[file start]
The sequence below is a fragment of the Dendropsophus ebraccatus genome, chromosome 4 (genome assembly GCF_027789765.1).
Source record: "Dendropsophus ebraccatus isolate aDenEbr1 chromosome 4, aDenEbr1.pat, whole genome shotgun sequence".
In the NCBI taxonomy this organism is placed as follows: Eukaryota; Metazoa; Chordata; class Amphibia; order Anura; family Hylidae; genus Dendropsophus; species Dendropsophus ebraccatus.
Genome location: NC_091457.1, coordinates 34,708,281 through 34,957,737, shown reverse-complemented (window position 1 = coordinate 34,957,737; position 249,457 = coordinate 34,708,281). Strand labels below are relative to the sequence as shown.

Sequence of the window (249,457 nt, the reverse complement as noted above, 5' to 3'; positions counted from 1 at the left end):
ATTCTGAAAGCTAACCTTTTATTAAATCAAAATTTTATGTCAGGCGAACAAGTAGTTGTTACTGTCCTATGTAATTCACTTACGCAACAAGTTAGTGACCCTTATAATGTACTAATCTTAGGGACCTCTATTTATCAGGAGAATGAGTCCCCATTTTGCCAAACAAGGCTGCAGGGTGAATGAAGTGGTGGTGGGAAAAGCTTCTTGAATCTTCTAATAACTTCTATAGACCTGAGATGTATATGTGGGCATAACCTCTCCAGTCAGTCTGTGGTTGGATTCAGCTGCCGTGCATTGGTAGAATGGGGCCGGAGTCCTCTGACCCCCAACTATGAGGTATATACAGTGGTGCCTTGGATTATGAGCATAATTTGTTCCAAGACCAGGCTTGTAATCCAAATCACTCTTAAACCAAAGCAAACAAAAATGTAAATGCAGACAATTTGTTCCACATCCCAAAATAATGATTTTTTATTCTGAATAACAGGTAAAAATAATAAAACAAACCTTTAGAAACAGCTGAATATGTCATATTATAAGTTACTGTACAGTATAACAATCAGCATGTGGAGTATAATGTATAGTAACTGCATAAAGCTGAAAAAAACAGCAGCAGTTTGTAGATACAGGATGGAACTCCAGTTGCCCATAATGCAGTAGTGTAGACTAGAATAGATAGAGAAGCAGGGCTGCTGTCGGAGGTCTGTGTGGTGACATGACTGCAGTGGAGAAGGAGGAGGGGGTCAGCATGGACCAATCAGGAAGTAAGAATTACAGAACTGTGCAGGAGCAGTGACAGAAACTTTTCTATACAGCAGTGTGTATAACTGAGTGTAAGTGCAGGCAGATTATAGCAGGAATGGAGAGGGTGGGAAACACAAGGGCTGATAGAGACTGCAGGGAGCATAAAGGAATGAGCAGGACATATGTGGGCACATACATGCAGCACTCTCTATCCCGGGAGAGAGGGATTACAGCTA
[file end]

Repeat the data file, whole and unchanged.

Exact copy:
The sequence below is a fragment of the Dendropsophus ebraccatus genome, chromosome 4 (genome assembly GCF_027789765.1).
Source record: "Dendropsophus ebraccatus isolate aDenEbr1 chromosome 4, aDenEbr1.pat, whole genome shotgun sequence".
In the NCBI taxonomy this organism is placed as follows: Eukaryota; Metazoa; Chordata; class Amphibia; order Anura; family Hylidae; genus Dendropsophus; species Dendropsophus ebraccatus.
Genome location: NC_091457.1, coordinates 34,708,281 through 34,957,737, shown reverse-complemented (window position 1 = coordinate 34,957,737; position 249,457 = coordinate 34,708,281). Strand labels below are relative to the sequence as shown.

Sequence of the window (249,457 nt, the reverse complement as noted above, 5' to 3'; positions counted from 1 at the left end):
ATTCTGAAAGCTAACCTTTTATTAAATCAAAATTTTATGTCAGGCGAACAAGTAGTTGTTACTGTCCTATGTAATTCACTTACGCAACAAGTTAGTGACCCTTATAATGTACTAATCTTAGGGACCTCTATTTATCAGGAGAATGAGTCCCCATTTTGCCAAACAAGGCTGCAGGGTGAATGAAGTGGTGGTGGGAAAAGCTTCTTGAATCTTCTAATAACTTCTATAGACCTGAGATGTATATGTGGGCATAACCTCTCCAGTCAGTCTGTGGTTGGATTCAGCTGCCGTGCATTGGTAGAATGGGGCCGGAGTCCTCTGACCCCCAACTATGAGGTATATACAGTGGTGCCTTGGATTATGAGCATAATTTGTTCCAAGACCAGGCTTGTAATCCAAATCACTCTTAAACCAAAGCAAACAAAAATGTAAATGCAGACAATTTGTTCCACATCCCAAAATAATGATTTTTTATTCTGAATAACAGGTAAAAATAATAAAACAAACCTTTAGAAACAGCTGAATATGTCATATTATAAGTTACTGTACAGTATAACAATCAGCATGTGGAGTATAATGTATAGTAACTGCATAAAGCTGAAAAAAACAGCAGCAGTTTGTAGATACAGGATGGAACTCCAGTTGCCCATAATGCAGTAGTGTAGACTAGAATAGATAGAGAAGCAGGGCTGCTGTCGGAGGTCTGTGTGGTGACATGACTGCAGTGGAGAAGGAGGAGGGGGTCAGCATGGACCAATCAGGAAGTAAGAATTACAGAACTGTGCAGGAGCAGTGACAGAAACTTTTCTATACAGCAGTGTGTATAACTGAGTGTAAGTGCAGGCAGATTATAGCAGGAATGGAGAGGGTGGGAAACACAAGGGCTGATAGAGACTGCAGGGAGCATAAAGGAATGAGCAGGACATATGTGGGCACATACATGCAGCACTCTCTATCCCGGGAGAGAGGGATTACAGCTA